Management of cystic craniopharyngiomas in childhood by a transsphenoidal approach

Gianluigi Zona, Renato Spaziante

Research output: Contribution to journalArticle

18 Citations (Scopus)

Abstract

The transsphenoidal approach has specific indications in the management of craniopharyngiomas. Usually, it is best reserved for patients with preferably cystic extra-arachnoid-infradiaphragmatic tumors with small suprasellar extension. Moreover, it is definitely less traumatic than transcranial approaches and it has been proven to be feasible also in paediatric patients. When possible, radical removal of these tumours must be the goal of surgery, but this attitude, which reduces but not eliminates the risk of relapse, has to be counterbalanced by heavy morbidity and even mortality, especially in children. In this view, many neurosurgeons favour a more 'conservative' approach with subtotal removal followed by radiotherapy whose dramatic efficacy on craniopharyngiomas is well known. With these premises, a transsphenoidal approach is realistically applicable to a greater number of large cystic craniopharyngiomas if the aim is not radical removal, but is to drain them into the sphenoid sinus to relieve mass effect symptoms (cystosphenoidostomy), and delay radiotherapy and its detrimental effects on visual and pituitary function, especially in younger patients, to a more suitable time after surgery.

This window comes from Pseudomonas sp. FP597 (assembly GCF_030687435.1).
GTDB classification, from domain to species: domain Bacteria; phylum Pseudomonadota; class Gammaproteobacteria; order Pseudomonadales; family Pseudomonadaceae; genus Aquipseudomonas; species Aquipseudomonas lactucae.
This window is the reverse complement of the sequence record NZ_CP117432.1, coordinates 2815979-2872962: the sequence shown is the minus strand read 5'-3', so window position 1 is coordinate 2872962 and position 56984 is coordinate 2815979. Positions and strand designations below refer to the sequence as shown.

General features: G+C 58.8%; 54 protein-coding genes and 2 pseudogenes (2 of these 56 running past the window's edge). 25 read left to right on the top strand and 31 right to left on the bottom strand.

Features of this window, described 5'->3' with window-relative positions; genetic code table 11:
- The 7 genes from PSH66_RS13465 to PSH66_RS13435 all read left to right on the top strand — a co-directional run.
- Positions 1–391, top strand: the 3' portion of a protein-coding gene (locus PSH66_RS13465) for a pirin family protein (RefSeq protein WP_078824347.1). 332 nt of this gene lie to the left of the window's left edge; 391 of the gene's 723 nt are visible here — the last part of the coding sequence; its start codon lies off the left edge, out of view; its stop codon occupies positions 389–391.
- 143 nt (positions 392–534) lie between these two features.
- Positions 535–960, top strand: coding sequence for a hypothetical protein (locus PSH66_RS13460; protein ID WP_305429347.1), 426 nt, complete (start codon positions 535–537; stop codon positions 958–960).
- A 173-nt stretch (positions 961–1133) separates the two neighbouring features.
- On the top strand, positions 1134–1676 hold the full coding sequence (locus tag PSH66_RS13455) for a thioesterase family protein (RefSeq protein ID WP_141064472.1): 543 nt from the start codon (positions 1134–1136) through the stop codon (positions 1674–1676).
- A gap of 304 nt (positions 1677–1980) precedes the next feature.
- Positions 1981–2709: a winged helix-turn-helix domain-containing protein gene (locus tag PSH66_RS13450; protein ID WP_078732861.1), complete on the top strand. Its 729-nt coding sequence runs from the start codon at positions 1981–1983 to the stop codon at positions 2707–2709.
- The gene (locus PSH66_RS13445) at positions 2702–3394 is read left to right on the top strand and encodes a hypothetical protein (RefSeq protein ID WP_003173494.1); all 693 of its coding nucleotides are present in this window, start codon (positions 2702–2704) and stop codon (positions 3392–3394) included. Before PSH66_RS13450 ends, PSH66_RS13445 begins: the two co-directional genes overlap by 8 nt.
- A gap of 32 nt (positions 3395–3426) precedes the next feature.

Original languageEnglish
Pages (from-to)381-388
Number of pages8
JournalJournal of Pediatric Endocrinology and Metabolism
Volume19
Issue numberSUPPL. 1
Publication statusPublished - 2006

Fingerprint

Craniopharyngioma
Radiotherapy
Arachnoid
Sphenoid Sinus
Neoplasms
Pediatrics
Morbidity
Recurrence
Mortality

Keywords

  • Craniopharyngioma
  • Draining technique
  • Transsphenoidal surgery

ASJC Scopus subject areas

  • Endocrinology
  • Pediatrics, Perinatology, and Child Health

Cite this

Management of cystic craniopharyngiomas in childhood by a transsphenoidal approach. / Zona, Gianluigi; Spaziante, Renato.

In: Journal of Pediatric Endocrinology and Metabolism, Vol. 19, No. SUPPL. 1, 2006, p. 381-388.

Research output: Contribution to journalArticle

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